The project team set out to engage health workers and community leaders of Ki-Mombasa Bwaise and Kabalagala-Kataba slum communities to jointly co-design tailored interventions on Thursday 17th December 2020. The engagement climaxed with a dialogue held at Makerere University Central Teaching Facility (CTF-1) with key stakeholders in attendance, including representatives from Makerere University, Kampala Capital City Authority (KCCA), Division and political leaders, Village Health Teams (VHTs), community, administrative leaders, religious leaders among others.

Following presentation of findings, there was consensus from all participants that it was still possible to reverse the non-adherence and high-risk behaviour.

The stakeholders identified priority areas for interventions underscoring the need for community leaders (Village Chairperson, VHTs) to be at the forefront. The co-design process comprised proposals for re-adaptation of some existing interventions or focusing more on some than others (e.g. emphasising wearing facemasks vs. social distancing); and practical ways for operationalizing the Community Engagement Strategy (CES) amidst increasing community transmission; designing a community behavioural change communication component; as well as undertaking joint rigorous resource mobilisation at the next phase to implement some of the proposed interventions.

Mr. Henry Bwire, an official from Kawempe Division, gives input in the co-design process
Mr. Henry Bwire, an official from Kawempe Division, gives input in the co-design process

Government of Uganda through the Ministry of Health launched the National Community Engagement Strategy (CES) for COVID-19 Response in October 2020. This strategy arose from the need to stem the wide spread community transmission amidst low levels of compliance to the COVID-19 SOPs.

This strategy puts responsibility to community individuals, local leaders, households and communities to take charge and ensure optimal compliance. The CES also spells out the key role of VHTs, other local leaders the roles of the proposed village health Taskforce (VTF) and expected outcomes.

Catherine Nakidde, Co-Investigator on the ALERTs Study, presenting on the National Community Engagement Strategy (CES)
Catherine Nakidde, Co-Investigator on the ALERTs Study, presenting on the National Community Engagement Strategy (CES)

This study is funded by the Government of Uganda, through the Makerere University Research and Innovation Fund (MakRIF). The ALERTs study is dual-pronged and phased in implementation that combines an innovative citizen science approach with a participatory project co-design phase.

Ms. Carol Kamugira, a Mak-RIF representative applauded the research team for being innovative and bringing community members to devise community-led sustainable solutions in the fight against the coronavirus.

“It is the first time I have seen this kind of arrangement, bringing real community members to co-design interventions here at the university. Such interventions will be successful because they came from the people concerned and who will monitor the process. As the RIF we are very proud of Dr Seruwagi and her team and that is why we are here to support such meaningful studies. The government gave us resources, we advertised and received many research proposals. The proposal for this research was among those selected for funding because it was strong and very innovative,” Ms. Kamugira said.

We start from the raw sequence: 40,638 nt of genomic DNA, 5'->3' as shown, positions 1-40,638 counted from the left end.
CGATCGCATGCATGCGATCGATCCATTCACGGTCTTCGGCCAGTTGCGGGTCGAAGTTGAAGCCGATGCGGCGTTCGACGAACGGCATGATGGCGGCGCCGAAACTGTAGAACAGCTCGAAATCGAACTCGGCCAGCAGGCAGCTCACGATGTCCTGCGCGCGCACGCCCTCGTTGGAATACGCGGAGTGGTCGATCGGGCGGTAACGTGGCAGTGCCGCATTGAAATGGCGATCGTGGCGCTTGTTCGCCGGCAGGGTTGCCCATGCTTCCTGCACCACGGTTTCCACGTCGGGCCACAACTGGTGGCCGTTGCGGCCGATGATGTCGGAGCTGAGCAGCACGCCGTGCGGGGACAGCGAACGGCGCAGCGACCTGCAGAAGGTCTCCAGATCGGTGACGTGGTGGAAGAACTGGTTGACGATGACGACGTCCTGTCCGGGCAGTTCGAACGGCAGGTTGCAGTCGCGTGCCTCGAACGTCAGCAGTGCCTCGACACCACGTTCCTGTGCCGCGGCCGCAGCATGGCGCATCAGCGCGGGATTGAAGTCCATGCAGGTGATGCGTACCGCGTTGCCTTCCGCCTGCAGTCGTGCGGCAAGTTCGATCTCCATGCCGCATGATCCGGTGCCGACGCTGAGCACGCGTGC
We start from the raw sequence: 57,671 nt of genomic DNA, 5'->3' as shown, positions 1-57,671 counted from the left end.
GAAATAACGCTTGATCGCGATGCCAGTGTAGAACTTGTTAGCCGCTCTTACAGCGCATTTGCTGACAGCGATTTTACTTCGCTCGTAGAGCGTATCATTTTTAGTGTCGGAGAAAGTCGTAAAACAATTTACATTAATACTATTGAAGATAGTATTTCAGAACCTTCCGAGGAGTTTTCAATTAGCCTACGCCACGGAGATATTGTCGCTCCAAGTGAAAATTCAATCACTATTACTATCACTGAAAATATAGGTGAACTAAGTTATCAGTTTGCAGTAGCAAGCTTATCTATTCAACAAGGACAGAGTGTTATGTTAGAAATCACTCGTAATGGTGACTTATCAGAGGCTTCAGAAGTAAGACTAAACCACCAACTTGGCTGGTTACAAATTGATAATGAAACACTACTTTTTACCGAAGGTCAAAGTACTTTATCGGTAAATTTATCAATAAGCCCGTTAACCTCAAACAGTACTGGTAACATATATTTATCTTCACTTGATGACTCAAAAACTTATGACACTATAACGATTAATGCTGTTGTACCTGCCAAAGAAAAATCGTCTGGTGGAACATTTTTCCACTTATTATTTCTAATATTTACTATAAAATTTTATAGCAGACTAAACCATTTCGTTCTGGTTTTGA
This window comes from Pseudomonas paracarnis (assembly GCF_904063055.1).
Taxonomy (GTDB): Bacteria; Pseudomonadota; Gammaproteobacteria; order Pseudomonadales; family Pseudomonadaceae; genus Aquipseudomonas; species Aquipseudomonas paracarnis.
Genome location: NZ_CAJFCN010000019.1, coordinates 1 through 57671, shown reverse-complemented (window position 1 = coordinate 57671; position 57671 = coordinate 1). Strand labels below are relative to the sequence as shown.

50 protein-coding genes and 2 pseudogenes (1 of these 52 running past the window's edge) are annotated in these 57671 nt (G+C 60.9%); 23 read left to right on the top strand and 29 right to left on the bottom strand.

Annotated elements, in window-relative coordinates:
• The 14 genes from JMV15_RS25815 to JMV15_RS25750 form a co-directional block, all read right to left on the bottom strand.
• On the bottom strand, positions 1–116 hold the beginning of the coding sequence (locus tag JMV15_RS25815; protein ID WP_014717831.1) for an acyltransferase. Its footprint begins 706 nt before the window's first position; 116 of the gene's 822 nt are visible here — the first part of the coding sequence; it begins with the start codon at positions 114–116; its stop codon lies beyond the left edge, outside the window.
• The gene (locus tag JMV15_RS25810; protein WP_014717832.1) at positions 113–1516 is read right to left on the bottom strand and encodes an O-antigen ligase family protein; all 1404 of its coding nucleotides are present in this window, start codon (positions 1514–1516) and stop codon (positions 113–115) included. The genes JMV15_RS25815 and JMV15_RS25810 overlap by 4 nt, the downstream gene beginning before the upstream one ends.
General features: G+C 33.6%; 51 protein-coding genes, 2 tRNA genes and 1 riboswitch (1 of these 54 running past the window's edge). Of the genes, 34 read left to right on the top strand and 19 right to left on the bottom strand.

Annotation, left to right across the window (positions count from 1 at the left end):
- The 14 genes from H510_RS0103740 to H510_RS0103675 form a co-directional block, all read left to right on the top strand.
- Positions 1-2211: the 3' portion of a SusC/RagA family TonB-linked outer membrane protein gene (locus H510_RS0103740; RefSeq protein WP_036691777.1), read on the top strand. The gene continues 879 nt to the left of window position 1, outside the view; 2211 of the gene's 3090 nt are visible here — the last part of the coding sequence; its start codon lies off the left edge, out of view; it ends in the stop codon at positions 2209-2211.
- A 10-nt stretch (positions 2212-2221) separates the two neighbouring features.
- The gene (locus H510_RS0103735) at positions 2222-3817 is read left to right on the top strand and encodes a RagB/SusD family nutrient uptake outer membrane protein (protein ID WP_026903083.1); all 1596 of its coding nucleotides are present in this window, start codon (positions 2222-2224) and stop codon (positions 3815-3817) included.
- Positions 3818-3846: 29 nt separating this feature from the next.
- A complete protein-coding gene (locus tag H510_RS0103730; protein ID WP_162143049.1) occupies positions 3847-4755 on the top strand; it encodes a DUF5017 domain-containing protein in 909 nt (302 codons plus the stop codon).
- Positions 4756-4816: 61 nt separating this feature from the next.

She hailed the Uganda Government for the support rendered towards research and other training needs at Makerere University.

Ms. Carol Kamugira, the Mak-RIF Engagement Officer, gives her remarks at the event
Ms. Carol Kamugira, the Mak-RIF Engagement Officer, gives her remarks at the event

Other Key Findings

• The living arrangements in the informal settlements affect people’s adherence to SOPs like social distancing –emphasis should be on encouraging them to adhere to the other more plausible measures like hand washing or wearing masks.

• The participants reported doing the following often: the washing of hands with water (38.3%); washing hands with water and soap (33%); covering the mouth while sneezing/coughing (28.5%); using a mask while in a public place (32.2%); consumption of fruits (25.8%); regular drinking of water (35.5%).

• A big proportion of the study participants knew that chronic illness increases the risk of death from COVID-19 (81%); and that those infected with the disease should be isolated (93%).

• While children living in informal settlements were aware of COVID-19, they are generally not adhering to the SOPs because it is believed that their age group is not at risk.

• COVID-19 has increased levels of violence, including violence against children and SGBV. It has also significantly contributed to increased cases of defilement, early marriages, teenage pregnancy and pimping children for transactional sex. For example, forced sex among the respondents during lockdown was reported at 2% and slapping 4%.

• The study also revealed that some men are survivors of violence whose condition has been worsened by COVID through not having an income source and depending on their wives who job is commercial sex work (CSW). Other men are clients of CSWs who target them claiming nonpayment; or their husbands who don’t want clients sleeping with their partner.

• Study findings also highlight some adults, including parents, local leaders and law enforcement officers as being more collusive than supportive in cases involving violence against children.